When I recently wrote a little overview of the noirs Phil Karlson directed starring John Payne, I hadn’t seen Hell’s Island (1955), so I finally caught up with that one, their third and last movie together. Most of the reviews I’d read about the film said it wasn’t as good as their previous pictures, Kansas City Confidential (1952) and 99 River Street (1953), and I’d agree, but I still had a lot of fun with Hell’s Island. It’s a pulpy tropical take on the Maltese Falcon find-the-treasure plot, with colourful characters, a deadly femme and double-crossing galore. Payne plays Mike, a bouncer sent by wheelchair-bound casino boss Barzland (Francis L. Sullivan) to retrieve a giant stolen ruby. Barzland hooks Mike by telling him the gem might be in the hands of his former girlfriend Janet (Mary Murphy), who left him for smuggler Eduardo (Paul Picerni). The ruby vanished in a deadly plane crash that Eduardo is now in jail for, but Janet says she caused (if you can believe anything she says). There’s also an antiques dealer Armand (Arnold Moss) who knows something, and an inspector (Eduardo Noriega) who tells Mike he’s been given bad intel and warns him to back off before it’s too late.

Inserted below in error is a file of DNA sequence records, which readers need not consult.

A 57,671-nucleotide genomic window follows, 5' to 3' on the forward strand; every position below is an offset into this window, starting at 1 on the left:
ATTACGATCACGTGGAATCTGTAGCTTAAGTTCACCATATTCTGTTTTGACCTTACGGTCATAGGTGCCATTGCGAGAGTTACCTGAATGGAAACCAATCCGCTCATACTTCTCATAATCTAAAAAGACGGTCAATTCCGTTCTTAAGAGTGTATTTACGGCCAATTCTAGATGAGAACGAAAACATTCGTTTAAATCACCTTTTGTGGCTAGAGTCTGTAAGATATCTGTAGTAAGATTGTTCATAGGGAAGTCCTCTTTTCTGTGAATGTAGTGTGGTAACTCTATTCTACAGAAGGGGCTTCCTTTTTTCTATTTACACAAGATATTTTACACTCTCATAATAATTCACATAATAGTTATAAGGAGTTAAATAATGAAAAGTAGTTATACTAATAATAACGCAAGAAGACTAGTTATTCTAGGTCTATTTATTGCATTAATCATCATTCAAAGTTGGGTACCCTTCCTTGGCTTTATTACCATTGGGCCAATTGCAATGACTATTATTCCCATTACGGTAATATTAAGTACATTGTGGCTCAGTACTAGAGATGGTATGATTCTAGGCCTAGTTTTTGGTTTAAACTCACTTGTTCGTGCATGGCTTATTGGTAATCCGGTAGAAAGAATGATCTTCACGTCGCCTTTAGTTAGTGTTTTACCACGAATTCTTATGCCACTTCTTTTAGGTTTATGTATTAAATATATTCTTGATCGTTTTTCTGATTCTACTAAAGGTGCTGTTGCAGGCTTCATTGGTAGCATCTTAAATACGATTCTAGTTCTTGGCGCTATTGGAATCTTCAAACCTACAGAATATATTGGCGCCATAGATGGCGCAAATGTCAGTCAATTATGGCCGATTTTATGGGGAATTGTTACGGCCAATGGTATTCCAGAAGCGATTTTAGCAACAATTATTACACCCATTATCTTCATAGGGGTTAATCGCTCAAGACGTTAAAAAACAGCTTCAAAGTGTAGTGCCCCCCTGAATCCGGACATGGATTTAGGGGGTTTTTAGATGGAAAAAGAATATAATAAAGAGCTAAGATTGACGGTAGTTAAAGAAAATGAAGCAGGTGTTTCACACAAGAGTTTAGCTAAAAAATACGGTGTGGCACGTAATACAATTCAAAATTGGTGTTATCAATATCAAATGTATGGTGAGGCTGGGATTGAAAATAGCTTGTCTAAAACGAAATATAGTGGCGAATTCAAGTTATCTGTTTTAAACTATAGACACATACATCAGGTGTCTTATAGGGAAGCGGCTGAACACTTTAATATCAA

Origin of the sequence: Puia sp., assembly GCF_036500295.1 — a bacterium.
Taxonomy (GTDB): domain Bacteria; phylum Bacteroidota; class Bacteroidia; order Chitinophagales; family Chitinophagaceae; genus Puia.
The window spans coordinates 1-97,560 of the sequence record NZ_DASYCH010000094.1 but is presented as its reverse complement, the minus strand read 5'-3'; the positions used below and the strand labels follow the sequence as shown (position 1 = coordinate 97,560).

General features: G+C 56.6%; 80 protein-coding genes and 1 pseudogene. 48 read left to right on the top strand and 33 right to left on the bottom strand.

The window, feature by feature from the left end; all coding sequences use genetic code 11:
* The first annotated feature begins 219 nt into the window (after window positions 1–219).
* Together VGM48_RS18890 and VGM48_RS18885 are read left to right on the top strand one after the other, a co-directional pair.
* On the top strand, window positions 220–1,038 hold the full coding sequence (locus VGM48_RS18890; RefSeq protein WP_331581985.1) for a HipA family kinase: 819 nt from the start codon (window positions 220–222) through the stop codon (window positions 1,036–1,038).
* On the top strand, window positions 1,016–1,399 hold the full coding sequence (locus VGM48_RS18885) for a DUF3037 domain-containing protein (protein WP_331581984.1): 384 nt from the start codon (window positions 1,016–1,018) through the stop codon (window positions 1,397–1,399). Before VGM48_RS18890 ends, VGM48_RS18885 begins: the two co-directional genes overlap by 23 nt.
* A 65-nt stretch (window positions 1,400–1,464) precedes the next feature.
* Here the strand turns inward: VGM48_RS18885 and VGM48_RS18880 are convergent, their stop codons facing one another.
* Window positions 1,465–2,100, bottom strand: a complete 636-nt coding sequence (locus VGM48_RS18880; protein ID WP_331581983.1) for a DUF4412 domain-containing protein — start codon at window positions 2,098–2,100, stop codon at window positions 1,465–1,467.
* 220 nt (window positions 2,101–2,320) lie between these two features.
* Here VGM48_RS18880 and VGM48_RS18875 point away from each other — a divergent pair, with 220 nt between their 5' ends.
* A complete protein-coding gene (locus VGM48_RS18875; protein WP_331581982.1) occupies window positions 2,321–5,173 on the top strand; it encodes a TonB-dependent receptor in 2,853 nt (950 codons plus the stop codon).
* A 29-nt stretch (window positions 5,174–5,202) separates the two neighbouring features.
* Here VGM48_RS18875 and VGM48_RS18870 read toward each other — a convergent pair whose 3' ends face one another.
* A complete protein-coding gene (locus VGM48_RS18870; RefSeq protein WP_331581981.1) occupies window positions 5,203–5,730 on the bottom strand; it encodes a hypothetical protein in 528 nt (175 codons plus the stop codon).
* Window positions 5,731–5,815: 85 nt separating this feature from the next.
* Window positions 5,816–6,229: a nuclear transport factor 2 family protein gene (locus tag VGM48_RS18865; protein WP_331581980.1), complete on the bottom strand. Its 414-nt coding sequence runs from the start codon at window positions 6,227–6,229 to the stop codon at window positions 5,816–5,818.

The twisty plot is told as a flashback, and moves fast but stops for plenty of sightseeing and local colour, as Mike endures a loud jukebox convention in his hotel, browses the market and meets an informant at a cockfight. Payne does the weary, hardboiled action hero he was so good at, and Mike’s also got some tough James Bond style. He’s elegant in a tux, deadly with his fists, snoops the exotic locale, steers a boat through the fog to an island penal colony, and has to deal with an alligator pit. Sullivan reminded me as much of Sydney Greenstreet as he did of an early Bond villain, expecting Mike to die when he’s no longer of use, and ordering around one creepy bespectacled henchman (Walter Reed) and a freakishly strong one (Sándor Szabó).
Murphy is great as a dastardly femme. Mike hates her for ruining his life, but he’s still hopelessly attracted, and her magical way of running her hands all over him makes him forget his doubts, ignore all the danger signs and get lured into most of her traps. Her best one is talking Mike into breaking Eduardo out of prison, but when Mike makes it into his cell, Eduardo smiles and refuses to budge; he’s wise to Janet’s evil tricks and assures Mike they’re both a lot safer in jail than getting shot at during her idea of an “escape.” Sure enough, while they’ve been talking, she’s murdered yet another accomplice and tattled to the authorities to expect their prison break. Is she ever shocked when Mike appears later, very much alive, well past his gullible phase and ready to trap her.
With Janet’s perpetually changing story, and lots of lies and murders to muddy the waters, the plot can be hard to follow. It’s also not too hard to guess where that ruby is hidden, but none of that hurt my enjoyment of this fast and gritty VistaVision Caribbean noir.
That South Sea Fury poster is from the movie’s 1962 re-release